According to a new study by BC Children’s Hospital investigators, epidural analgesia during labour and delivery is not associated with autism spectrum disorder (ASD) in children.
“Our population-based study initially found a small increase in the risk of ASD that met the threshold for statistical significance,” said lead author Dr. Gillian Hanley, affiliate investigator with BC Children’s Hospital and assistant professor in the department of obstetrics and gynecology at the University of British Columbia (UBC). “But when we adjusted the analysis for factors that included diabetes, pregnancy-induced hypertension and gestational age at birth, the findings did not provide strong supporting evidence for this association.”
To assess whether an association exists between maternal epidural analgesia during labour and delivery with ASD in offspring, Dr. Hanley and colleagues followed 388,254 children born via vaginal delivery in British Columbia from April 1, 2000, through Dec. 31, 2014.
By the end of the followup on Dec. 31, 2016, 1.34 per cent of the children had been diagnosed with ASD. The proportion of the children diagnosed with ASD was 1.53 per cent in the group that were exposed to epidural analgesia and 1.26 per cent in the group that were not exposed. When the analysis was adjusted for factors including smoking during pregnancy, maternal body mass index (BMI) and the child’s sex, the difference in the proportion of children diagnosed with ASD was insignificant.
"The lack of an important association between epidural use during labour and delivery and ASD is reassuring,” said senior author Dr. Tim Oberlander, BC Children’s Hospital investigator and developmental pediatrician and professor in pediatrics at UBC.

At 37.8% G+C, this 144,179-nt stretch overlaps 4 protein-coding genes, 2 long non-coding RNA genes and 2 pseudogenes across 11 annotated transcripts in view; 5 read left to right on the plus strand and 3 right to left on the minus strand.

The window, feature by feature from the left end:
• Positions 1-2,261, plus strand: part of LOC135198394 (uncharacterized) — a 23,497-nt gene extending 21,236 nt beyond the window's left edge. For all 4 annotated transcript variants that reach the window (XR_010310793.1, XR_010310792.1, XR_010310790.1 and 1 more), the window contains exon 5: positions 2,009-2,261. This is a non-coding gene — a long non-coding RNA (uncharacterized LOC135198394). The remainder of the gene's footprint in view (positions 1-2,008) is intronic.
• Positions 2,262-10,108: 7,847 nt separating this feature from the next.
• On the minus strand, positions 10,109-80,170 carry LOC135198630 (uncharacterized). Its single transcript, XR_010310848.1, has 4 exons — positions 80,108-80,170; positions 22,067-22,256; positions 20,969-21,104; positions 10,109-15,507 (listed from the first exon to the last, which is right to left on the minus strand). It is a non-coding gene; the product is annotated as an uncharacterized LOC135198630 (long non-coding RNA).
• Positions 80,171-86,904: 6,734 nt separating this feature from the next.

“Our study provides more evidence that a previously reported ASD risk is really a reflection of differences between the groups of women who do and do not use epidurals.”
Investigators were also able to consider mothers who delivered more than one child during the study period to examine whether a mother was more likely to have used an epidural during a labour and delivery when her child was diagnosed with ASD, compared to when her child was not diagnosed with ASD. This controlled for other important factors that are likely to remain constant within a woman over time, such as genetics and propensity to use medical care. There was no association between epidural use during labour and delivery and ASD in this analysis.
Epidural analgesia is commonly used for pain relief during labour and delivery, with rates reported to be as high as 57 per cent in Canada. Epidural analgesia has a good safety profile and appears to relieve labour pain more effectively than opioid medications, but few studies have examined long-term outcomes associated with epidural analgesia.
“Given that millions of newborns are exposed to epidural analgesia annually, determining associations between this exposure and ASD is important,” said Dr. Hanley. "We are always trying to better understand associations between fetal exposures and ASD, but it is equally important to reassure women when an association that has been previously reported does not hold up when examined using different data."
"In this case, we do not think that women need to consider an increased risk for ASD in their child when making their decision around epidural use.”
The prevalence of ASD has increased from 1 in 150 in 2000 to 1 in 54 children in 2016 in the U.S. Both genetic and environmental factors and interaction between genes and the environment appear to contribute to ASD risk.
The study from Dr. Hanley and colleagues was funded by an operating grant from the Canadian Institutes of Health Research and by BC Children’s Hospital Foundation.
Dr. Hanley’s work was funded by a new investigator award from the Canadian Institutes of Health Research and a scholar award from the Michael Smith Foundation for Health Research.